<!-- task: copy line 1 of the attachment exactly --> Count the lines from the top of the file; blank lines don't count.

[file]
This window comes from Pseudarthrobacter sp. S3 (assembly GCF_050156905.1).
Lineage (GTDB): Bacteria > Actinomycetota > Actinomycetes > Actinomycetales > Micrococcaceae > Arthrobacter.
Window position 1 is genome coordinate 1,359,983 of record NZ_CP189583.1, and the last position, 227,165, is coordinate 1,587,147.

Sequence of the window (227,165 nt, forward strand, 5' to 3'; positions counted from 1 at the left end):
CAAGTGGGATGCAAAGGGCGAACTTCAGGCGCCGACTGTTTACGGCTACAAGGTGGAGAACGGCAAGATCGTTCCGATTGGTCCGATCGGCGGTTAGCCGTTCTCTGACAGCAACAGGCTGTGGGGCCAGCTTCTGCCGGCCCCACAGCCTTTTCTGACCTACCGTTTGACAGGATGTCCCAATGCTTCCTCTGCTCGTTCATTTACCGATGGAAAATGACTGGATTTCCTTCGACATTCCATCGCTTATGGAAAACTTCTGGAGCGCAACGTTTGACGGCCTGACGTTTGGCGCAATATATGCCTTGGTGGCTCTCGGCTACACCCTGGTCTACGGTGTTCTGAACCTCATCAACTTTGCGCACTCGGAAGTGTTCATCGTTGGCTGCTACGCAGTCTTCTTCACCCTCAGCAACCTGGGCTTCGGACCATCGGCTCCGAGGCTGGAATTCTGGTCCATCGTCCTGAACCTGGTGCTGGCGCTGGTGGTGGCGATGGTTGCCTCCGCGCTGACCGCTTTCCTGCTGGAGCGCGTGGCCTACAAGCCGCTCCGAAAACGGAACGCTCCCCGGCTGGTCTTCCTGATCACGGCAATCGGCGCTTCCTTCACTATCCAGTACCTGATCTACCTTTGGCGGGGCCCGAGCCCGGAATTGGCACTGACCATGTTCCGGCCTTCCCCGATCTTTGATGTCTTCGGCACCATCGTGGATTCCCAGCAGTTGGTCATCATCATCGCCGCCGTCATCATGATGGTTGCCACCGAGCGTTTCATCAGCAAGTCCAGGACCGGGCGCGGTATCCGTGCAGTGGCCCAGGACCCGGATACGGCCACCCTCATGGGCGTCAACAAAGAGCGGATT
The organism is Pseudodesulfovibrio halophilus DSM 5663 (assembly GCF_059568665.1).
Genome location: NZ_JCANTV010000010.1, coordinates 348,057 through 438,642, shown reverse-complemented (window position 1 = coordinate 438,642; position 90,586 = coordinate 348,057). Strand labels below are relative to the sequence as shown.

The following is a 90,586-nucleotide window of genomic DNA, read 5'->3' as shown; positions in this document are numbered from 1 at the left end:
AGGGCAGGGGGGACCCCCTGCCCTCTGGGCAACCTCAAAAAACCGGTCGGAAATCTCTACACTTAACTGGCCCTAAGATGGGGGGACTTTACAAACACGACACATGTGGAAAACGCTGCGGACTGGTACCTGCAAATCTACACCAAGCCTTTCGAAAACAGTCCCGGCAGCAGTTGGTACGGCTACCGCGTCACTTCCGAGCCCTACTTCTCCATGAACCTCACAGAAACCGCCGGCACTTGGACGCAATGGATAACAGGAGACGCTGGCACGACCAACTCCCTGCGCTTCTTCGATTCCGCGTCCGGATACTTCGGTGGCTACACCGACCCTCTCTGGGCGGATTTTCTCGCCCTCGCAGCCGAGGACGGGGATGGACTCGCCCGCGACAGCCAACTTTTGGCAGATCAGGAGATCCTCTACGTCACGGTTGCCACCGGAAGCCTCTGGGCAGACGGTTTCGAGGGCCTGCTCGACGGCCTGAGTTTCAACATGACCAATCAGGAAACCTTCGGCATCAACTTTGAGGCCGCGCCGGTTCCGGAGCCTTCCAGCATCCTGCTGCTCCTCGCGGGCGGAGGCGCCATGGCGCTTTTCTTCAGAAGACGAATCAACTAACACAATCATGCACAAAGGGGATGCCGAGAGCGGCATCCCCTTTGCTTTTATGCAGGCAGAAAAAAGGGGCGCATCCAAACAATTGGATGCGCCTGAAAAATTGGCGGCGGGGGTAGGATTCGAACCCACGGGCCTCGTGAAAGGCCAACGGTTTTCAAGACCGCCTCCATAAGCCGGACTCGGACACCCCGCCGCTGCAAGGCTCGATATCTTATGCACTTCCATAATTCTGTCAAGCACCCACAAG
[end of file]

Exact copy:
This window comes from Pseudarthrobacter sp. S3 (assembly GCF_050156905.1).